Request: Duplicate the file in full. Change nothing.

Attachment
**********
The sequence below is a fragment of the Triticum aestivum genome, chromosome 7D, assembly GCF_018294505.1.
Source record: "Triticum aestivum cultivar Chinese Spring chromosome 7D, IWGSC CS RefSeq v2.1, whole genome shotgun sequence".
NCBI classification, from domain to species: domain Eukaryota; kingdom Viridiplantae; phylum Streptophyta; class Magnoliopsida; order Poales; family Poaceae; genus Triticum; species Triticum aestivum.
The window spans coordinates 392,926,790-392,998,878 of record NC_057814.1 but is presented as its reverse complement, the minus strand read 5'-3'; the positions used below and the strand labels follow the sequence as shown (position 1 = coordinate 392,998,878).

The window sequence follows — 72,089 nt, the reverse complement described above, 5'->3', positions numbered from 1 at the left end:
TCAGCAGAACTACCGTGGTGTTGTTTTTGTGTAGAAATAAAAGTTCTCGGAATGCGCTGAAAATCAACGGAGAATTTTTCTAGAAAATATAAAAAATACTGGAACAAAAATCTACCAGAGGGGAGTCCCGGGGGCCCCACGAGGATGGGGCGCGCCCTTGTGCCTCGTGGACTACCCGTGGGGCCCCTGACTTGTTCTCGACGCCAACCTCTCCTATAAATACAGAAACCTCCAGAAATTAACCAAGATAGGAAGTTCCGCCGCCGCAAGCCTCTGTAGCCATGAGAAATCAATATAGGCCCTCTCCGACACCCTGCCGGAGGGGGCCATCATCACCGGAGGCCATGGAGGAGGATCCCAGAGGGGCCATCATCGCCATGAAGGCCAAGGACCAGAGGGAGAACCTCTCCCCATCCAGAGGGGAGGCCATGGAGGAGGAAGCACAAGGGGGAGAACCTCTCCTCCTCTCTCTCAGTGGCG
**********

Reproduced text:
The sequence below is a fragment of the Triticum aestivum genome, chromosome 7D, assembly GCF_018294505.1.
Source record: "Triticum aestivum cultivar Chinese Spring chromosome 7D, IWGSC CS RefSeq v2.1, whole genome shotgun sequence".
NCBI classification, from domain to species: domain Eukaryota; kingdom Viridiplantae; phylum Streptophyta; class Magnoliopsida; order Poales; family Poaceae; genus Triticum; species Triticum aestivum.
The window spans coordinates 392,926,790-392,998,878 of record NC_057814.1 but is presented as its reverse complement, the minus strand read 5'-3'; the positions used below and the strand labels follow the sequence as shown (position 1 = coordinate 392,998,878).

The window sequence follows — 72,089 nt, the reverse complement described above, 5'->3', positions numbered from 1 at the left end:
TCAGCAGAACTACCGTGGTGTTGTTTTTGTGTAGAAATAAAAGTTCTCGGAATGCGCTGAAAATCAACGGAGAATTTTTCTAGAAAATATAAAAAATACTGGAACAAAAATCTACCAGAGGGGAGTCCCGGGGGCCCCACGAGGATGGGGCGCGCCCTTGTGCCTCGTGGACTACCCGTGGGGCCCCTGACTTGTTCTCGACGCCAACCTCTCCTATAAATACAGAAACCTCCAGAAATTAACCAAGATAGGAAGTTCCGCCGCCGCAAGCCTCTGTAGCCATGAGAAATCAATATAGGCCCTCTCCGACACCCTGCCGGAGGGGGCCATCATCACCGGAGGCCATGGAGGAGGATCCCAGAGGGGCCATCATCGCCATGAAGGCCAAGGACCAGAGGGAGAACCTCTCCCCATCCAGAGGGGAGGCCATGGAGGAGGAAGCACAAGGGGGAGAACCTCTCCTCCTCTCTCTCAGTGGCG